So how many American politicians would be willing to sign on to this?  Even part of it?  Atheists, nonreligious, freethinkers, rationalists and agnostics make up around 15% of America’s citizens.  I would hazard a guess that less than 1% of our elected representatives would agree with even a few of these rather common sense affirmations.

h1

Fearing the ‘Other’

25 March, 2010

I strongly suspect that (((Wife))) and I scare the shit out of many extremely religious people.  I bet dollars to donuts that my best friend does, too.  Why?  We’re boringly normal.   Read the rest of this entry ?

h1

American Jihadists? Yee-Fucking-Ha!!

3 March, 2010

I have been asked, through email and through comments, why I, as an atheist, give a flying fuck about theists — about what believers do, or think, or believe.  Why do I blog about religion and belief in god(s) if I am an unbeliever? 

There are many reasons I blog.  I blog to help me understand who I am.  I blog to poke fun at political and religious absurdity.  And I blog because I am scared abso-fucking-lutely shitless about the radical right. Read the rest of this entry ?

h1

Panties in a Bunch Over Pink Ouija Boards?

6 February, 2010

One of the toys that we three kids played with when I was younger was an Ouija board.  Oddly, no matter what question was asked, or by whom, the answer usually matched the thoughts of the oldest of the three.  Not little (((Billy))).  Harmless fun.  Well, for me, annoying.  For my older sisters, fun.

Years later, I discovered that Ouija boards were not viewed as harmless fun.  They were, according to one local preacher (local (at this time) being Western Maryland) decried the boards as a gateway to Satanism.  As marijuana leads inexorably to opium, so Ouija leads directly to Satanic cults, orgies, human sacrifice. atheism, Darwinism, voting Democrat, alcoholism, divorce, and viewing the Bible as allegorical.  Apparently, Christians (the specific subset of literalist Christians (and selected others)) are so insecure that they think a children’s game — a boring children’s game — is a threat to their belief system. Read the rest of this entry ?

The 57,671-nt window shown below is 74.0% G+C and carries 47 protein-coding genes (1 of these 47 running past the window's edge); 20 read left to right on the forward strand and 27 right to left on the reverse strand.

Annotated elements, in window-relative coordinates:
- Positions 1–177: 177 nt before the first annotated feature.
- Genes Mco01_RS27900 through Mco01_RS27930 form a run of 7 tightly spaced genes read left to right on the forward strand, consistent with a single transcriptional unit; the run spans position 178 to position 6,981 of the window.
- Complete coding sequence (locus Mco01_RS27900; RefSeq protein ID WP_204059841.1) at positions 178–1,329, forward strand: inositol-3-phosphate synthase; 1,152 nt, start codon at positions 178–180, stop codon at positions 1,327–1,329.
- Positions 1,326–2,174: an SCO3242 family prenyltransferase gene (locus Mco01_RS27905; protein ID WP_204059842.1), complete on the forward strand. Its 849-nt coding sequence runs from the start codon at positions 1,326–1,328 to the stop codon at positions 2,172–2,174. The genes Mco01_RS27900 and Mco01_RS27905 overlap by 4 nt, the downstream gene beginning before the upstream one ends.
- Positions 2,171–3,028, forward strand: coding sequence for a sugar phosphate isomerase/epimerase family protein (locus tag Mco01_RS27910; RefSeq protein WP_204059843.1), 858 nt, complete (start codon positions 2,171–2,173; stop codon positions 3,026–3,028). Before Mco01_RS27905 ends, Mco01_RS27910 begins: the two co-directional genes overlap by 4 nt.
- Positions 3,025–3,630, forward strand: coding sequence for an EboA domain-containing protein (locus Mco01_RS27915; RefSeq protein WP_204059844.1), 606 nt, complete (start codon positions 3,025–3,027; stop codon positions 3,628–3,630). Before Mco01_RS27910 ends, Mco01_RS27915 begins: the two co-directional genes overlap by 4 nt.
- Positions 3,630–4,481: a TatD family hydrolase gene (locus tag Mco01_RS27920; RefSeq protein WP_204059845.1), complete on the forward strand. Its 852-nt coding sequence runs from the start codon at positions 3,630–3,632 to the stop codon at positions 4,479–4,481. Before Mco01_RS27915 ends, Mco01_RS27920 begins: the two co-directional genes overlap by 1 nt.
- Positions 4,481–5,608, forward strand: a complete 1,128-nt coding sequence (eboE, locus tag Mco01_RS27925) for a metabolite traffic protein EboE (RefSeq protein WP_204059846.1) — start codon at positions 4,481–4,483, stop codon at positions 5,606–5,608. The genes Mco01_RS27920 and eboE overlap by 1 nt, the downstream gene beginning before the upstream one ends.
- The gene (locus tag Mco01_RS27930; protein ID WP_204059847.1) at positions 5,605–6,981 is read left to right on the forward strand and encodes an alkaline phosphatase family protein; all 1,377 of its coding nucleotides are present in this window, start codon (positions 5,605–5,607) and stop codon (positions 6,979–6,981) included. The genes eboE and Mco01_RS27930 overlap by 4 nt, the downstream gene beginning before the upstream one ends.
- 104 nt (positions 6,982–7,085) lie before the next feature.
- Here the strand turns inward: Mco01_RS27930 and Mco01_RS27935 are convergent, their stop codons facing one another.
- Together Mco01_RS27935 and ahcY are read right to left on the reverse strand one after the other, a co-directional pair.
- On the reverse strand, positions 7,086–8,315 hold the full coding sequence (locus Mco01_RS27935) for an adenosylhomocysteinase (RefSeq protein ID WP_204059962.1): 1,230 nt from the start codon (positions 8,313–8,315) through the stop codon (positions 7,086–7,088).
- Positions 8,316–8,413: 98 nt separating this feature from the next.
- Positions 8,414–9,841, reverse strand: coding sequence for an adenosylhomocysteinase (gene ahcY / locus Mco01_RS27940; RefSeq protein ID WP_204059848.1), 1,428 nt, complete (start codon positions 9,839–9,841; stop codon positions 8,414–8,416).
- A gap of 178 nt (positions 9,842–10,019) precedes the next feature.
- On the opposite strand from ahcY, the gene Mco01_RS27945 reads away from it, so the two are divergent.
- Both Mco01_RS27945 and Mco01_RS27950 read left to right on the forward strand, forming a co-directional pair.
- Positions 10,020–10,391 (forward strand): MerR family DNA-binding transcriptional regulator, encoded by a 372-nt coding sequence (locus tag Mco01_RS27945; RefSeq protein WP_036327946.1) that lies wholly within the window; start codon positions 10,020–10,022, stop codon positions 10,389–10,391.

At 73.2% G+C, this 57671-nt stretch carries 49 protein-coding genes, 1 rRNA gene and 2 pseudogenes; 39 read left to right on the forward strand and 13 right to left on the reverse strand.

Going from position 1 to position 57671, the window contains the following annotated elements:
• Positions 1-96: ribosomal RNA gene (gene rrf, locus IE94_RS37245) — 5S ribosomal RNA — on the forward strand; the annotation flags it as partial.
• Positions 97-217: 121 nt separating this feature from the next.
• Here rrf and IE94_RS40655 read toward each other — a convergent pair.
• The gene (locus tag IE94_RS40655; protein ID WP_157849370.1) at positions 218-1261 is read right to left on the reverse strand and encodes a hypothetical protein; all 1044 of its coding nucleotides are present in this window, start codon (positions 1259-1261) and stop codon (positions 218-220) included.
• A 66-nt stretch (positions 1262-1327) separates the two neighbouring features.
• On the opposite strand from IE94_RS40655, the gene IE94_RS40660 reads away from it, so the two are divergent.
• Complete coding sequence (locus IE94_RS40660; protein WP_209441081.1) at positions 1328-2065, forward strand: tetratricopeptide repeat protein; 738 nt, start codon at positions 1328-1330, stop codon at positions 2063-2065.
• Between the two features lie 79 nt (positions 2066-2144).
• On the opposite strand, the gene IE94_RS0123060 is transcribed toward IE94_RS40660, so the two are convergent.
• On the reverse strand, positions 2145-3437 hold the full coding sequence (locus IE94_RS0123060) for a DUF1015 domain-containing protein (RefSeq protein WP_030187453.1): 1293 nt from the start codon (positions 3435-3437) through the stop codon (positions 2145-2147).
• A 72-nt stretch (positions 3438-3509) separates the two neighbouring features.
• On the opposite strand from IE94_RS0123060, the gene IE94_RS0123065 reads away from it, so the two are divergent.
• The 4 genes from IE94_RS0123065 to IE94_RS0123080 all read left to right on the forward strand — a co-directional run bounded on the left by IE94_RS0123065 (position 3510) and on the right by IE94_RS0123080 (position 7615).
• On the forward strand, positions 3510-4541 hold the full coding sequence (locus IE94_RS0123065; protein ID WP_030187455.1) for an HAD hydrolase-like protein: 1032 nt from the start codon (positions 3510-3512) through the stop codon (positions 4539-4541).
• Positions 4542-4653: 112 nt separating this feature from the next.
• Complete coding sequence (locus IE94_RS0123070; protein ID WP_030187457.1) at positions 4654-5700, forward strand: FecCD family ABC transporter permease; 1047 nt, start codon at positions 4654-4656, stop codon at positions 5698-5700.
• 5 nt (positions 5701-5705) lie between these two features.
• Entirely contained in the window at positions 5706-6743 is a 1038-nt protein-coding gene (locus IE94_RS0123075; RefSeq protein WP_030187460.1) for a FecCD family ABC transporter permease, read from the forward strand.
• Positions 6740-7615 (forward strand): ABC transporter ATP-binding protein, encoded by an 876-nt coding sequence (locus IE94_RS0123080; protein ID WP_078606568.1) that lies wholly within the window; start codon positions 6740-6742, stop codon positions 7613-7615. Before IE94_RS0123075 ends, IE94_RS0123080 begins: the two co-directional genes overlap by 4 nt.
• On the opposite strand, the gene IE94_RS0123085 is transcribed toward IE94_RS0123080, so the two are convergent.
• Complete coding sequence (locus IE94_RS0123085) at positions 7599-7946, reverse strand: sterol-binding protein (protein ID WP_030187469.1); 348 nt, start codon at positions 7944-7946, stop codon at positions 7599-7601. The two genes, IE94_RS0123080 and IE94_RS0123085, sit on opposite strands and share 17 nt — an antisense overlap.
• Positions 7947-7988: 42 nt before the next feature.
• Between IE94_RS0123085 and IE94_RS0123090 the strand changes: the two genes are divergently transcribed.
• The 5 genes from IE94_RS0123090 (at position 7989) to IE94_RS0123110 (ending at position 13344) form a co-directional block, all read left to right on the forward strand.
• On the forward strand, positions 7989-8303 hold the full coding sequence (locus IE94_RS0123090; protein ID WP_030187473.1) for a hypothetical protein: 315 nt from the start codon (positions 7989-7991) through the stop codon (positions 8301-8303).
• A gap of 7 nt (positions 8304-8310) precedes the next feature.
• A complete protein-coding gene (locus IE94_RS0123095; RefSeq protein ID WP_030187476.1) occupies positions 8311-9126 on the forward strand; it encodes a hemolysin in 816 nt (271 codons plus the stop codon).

h1

Criminalizing Miscarriages?

1 February, 2010

On of the things I admire* about the radical religious right wackos is their ability to get you coming or going.  First, they fight tooth and nail against any possibility of teaching our children actual facts about reproduction, sex, and all of the various ways to prevent pregnancy (abstinence, condoms, birth control pills, sponges, aspirin, IUDs).  Then, if a girl and boy do what teenagers do and (because they have been lied to about the effectiveness of birth control) she gets a little bit preggers, they make it as difficult as possible to get a legal abortion (by intimidation (of doctors, nurses and patients at women’s health clinics) or violence (up to (and including) murder).

Out in Utah (a bastion of progressive thought), a new law has just passed out of committee.  The “bill tightens the definition of what an abortion is and removes a legal immunity for women if they intentionally try to have an illegal abortion.” (this (and all others (except where noted)) is from KCPW‘s website).  Read the rest of this entry ?

h1

An Overheard Conversation

24 January, 2010

I both love and hate cell phones.  I hate the damned things because, when I had one, I couldn’t get away from anything.  Boss has a question?  He can call me while shopping.  Or driving.  Or whatever.  I hate the damned things because I find it extremely rude when someone interrupts a conversation with a living, breathing, and present person to talk to someone who isn’t even there.  I love the damned things because some of the conversations (or half-conversations) I overhear are funny as hell.

On Friday, (((Wife))) and I were walking into an overstock store (Marshalls or TJMaxx or some such (don’t laugh — I can get some good spices cheap)) to pick up a disposable pan (all my pots and pans are Calphalon, non with non-stick coating;  I like having one cheap non-stick for certain situations and, when it is no longer non-stick, I just toss it).  As we walked across the parking lot, I overheard one half of a hilarious cell phone conversation: Read the rest of this entry ?